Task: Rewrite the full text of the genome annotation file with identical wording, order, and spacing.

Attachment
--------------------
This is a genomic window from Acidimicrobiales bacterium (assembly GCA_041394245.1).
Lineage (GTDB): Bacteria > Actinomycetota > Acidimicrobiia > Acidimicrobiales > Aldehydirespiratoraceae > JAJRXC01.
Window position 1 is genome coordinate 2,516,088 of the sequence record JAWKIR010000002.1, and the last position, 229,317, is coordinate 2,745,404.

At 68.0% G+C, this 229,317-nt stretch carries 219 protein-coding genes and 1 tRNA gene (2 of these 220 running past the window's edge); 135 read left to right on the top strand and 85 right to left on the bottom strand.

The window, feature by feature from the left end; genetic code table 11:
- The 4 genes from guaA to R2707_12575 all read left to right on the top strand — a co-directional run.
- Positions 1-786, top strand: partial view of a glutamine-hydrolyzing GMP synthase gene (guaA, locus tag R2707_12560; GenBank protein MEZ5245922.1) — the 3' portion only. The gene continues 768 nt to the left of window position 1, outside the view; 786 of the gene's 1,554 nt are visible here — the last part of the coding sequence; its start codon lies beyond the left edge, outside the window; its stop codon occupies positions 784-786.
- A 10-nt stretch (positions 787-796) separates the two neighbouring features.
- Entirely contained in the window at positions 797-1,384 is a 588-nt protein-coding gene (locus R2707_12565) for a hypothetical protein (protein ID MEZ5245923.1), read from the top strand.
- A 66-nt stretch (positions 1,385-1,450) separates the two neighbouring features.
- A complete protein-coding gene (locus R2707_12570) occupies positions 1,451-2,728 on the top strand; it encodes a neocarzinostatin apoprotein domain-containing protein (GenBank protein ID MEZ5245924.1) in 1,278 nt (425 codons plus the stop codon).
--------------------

This is a genomic window from Acidimicrobiales bacterium (assembly GCA_041394245.1).
Lineage (GTDB): Bacteria > Actinomycetota > Acidimicrobiia > Acidimicrobiales > Aldehydirespiratoraceae > JAJRXC01.
Window position 1 is genome coordinate 2,516,088 of the sequence record JAWKIR010000002.1, and the last position, 229,317, is coordinate 2,745,404.

At 68.0% G+C, this 229,317-nt stretch carries 219 protein-coding genes and 1 tRNA gene (2 of these 220 running past the window's edge); 135 read left to right on the top strand and 85 right to left on the bottom strand.

The window, feature by feature from the left end; genetic code table 11:
- The 4 genes from guaA to R2707_12575 all read left to right on the top strand — a co-directional run.
- Positions 1-786, top strand: partial view of a glutamine-hydrolyzing GMP synthase gene (guaA, locus tag R2707_12560; GenBank protein MEZ5245922.1) — the 3' portion only. The gene continues 768 nt to the left of window position 1, outside the view; 786 of the gene's 1,554 nt are visible here — the last part of the coding sequence; its start codon lies beyond the left edge, outside the window; its stop codon occupies positions 784-786.
- A 10-nt stretch (positions 787-796) separates the two neighbouring features.
- Entirely contained in the window at positions 797-1,384 is a 588-nt protein-coding gene (locus R2707_12565) for a hypothetical protein (protein ID MEZ5245923.1), read from the top strand.
- A 66-nt stretch (positions 1,385-1,450) separates the two neighbouring features.
- A complete protein-coding gene (locus R2707_12570) occupies positions 1,451-2,728 on the top strand; it encodes a neocarzinostatin apoprotein domain-containing protein (GenBank protein ID MEZ5245924.1) in 1,278 nt (425 codons plus the stop codon).